PQube Responds To Malaysian Government’s Decision To Block off Steam Due To ‘Fight of Gods’

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Sep 8, 2017
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Fight of Gods, a 2D fighting game developed by Digital Crafter and published by PQube, launched on Steam Early Access just four days ago to very positive user reception (88%).

The game allows Gods and various mythological characters to fight amongst each other. Some of the “fighters” include Odin, Zeus, Amaterasu, Anubis, Moses, Athena, but also Jesus and Buddha.

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Needless to say, controversy ensued in a rather major way. In fact, the Malaysian Communications and Multimedia Commission (MCMC) decided to block off Steam entirely in their country as a means to prevent access to Fight of Gods.

According to Minister Salleh Said Keruak, the game “degraded religions and religious leaders, posing a huge threat to racial unity and harmony”. After citing that this is an offense under Section 233 of the Communications and Multimedia Act 1998, he added that Malaysians respect all cultural and religious sensitivities, and the sale and distribution of the religiously insensitive and blasphemous games must be stopped immediately.

PQube, the game’s publisher, just sent out a press release addressing the whole situation.

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We never received any communications from Malaysian officials here at PQube, however reports seem to indicate that Malaysia has now blocked access to all of Steam in order to prevent access to Fight of Gods.

What follows is a short statement on the situation on behalf of Digital Crafter and us here at PQube.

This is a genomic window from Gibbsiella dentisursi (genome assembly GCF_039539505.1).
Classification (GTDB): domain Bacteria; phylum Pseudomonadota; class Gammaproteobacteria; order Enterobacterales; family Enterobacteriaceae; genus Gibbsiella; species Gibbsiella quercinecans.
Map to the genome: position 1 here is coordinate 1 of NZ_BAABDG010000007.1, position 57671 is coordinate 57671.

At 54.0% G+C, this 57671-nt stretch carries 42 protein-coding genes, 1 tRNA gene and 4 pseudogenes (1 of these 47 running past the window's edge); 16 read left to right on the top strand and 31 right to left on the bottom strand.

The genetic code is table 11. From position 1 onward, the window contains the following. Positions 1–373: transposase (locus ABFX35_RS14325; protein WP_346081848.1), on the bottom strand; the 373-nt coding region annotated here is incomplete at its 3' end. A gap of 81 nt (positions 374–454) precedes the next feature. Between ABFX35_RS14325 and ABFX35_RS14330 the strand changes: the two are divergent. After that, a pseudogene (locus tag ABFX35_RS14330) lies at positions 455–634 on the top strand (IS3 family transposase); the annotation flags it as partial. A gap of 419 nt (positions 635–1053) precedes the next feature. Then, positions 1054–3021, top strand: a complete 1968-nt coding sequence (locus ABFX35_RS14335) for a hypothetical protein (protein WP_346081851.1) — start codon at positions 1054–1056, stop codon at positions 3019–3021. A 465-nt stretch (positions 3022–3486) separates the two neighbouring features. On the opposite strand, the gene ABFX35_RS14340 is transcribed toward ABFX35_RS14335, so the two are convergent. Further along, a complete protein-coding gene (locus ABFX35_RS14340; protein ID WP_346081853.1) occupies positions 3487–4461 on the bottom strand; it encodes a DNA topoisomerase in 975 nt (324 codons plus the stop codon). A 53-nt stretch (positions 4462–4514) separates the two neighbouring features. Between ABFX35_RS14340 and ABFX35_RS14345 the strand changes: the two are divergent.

Fight of Gods is a video game that takes a humorous approach to religion in the same way that other entertainment formats have – across television, film, books and theatre.

The game is not promoting any religious agenda and is not designed to offend. The description of the game on the digital platforms through which it is distributed provide clear guidance on the nature of the game and its content so that people can freely choose whether or not to play it. We fully respect the choice of those who would not wish to play it.

We are disappointed that such freedom of choice is not given to everyone and in particular that the game has been forcibly removed from sale in Malaysia, although no direct communication has been received by us as to the reasons for this. Nevertheless we respect any rules and censorship imposed in any given territory.

We have reached out to Steam and are working with them to resolve the situation as soon as possible.

What do you think? Was this an excessive decision of the Malaysian government or is the game truly offensive?

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